Empowering national competition authorities (NCAs)

06-07-2018

Since 2003, national competition authorities (NCAs) have boosted the enforcement of EU competition and antitrust rules significantly. However, each year losses of €181- 320 billion accrue because of undiscovered cartels, which increase prices by between 17 % and 30 % on average. In March 2017, the Commission proposed a new directive to ensure that all NCAs have effective investigation and decision-making tools, could impose deterrent fines, and have well-designed leniency programmes and enough resources to enforce EU competition rules independently. On 30 May 2018, Parliament and Council reached an agreement on the proposal in trilogue. It increases the independence, resources and powers of NCAs and envisages more harmonisation of the national leniency programmes and reduced burdens on undertakings. Parliament’s ECON committee intends to vote on the compromise text on 11 July 2018; the plenary vote would then take place in autumn 2018. Second edition. The ‘EU Legislation in Progress’ briefings are updated at key stages throughout the legislative procedure.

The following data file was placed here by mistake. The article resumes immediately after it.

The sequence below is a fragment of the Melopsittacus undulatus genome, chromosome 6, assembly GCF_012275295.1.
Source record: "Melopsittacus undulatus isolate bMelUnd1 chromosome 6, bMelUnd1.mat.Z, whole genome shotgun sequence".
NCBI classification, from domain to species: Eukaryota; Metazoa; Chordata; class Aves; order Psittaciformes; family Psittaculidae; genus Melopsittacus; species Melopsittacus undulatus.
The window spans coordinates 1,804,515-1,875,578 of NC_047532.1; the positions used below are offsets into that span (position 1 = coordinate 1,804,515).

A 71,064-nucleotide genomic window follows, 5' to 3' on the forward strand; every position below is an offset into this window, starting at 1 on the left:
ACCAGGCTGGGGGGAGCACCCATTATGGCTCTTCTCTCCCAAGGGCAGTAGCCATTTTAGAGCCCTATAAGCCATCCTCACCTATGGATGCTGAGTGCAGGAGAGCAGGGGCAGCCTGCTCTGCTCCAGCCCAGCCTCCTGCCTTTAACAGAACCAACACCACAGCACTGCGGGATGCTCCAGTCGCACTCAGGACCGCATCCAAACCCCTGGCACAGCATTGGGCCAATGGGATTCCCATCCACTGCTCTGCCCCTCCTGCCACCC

Since 2003, national competition authorities (NCAs) have boosted the enforcement of EU competition and antitrust rules significantly. However, each year losses of €181- 320 billion accrue because of undiscovered cartels, which increase prices by between 17 % and 30 % on average. In March 2017, the Commission proposed a new directive to ensure that all NCAs have effective investigation and decision-making tools, could impose deterrent fines, and have well-designed leniency programmes and enough resources to enforce EU competition rules independently. On 30 May 2018, Parliament and Council reached an agreement on the proposal in trilogue. It increases the independence, resources and powers of NCAs and envisages more harmonisation of the national leniency programmes and reduced burdens on undertakings. Parliament’s ECON committee intends to vote on the compromise text on 11 July 2018; the plenary vote would then take place in autumn 2018. Second edition. The ‘EU Legislation in Progress’ briefings are updated at key stages throughout the legislative procedure.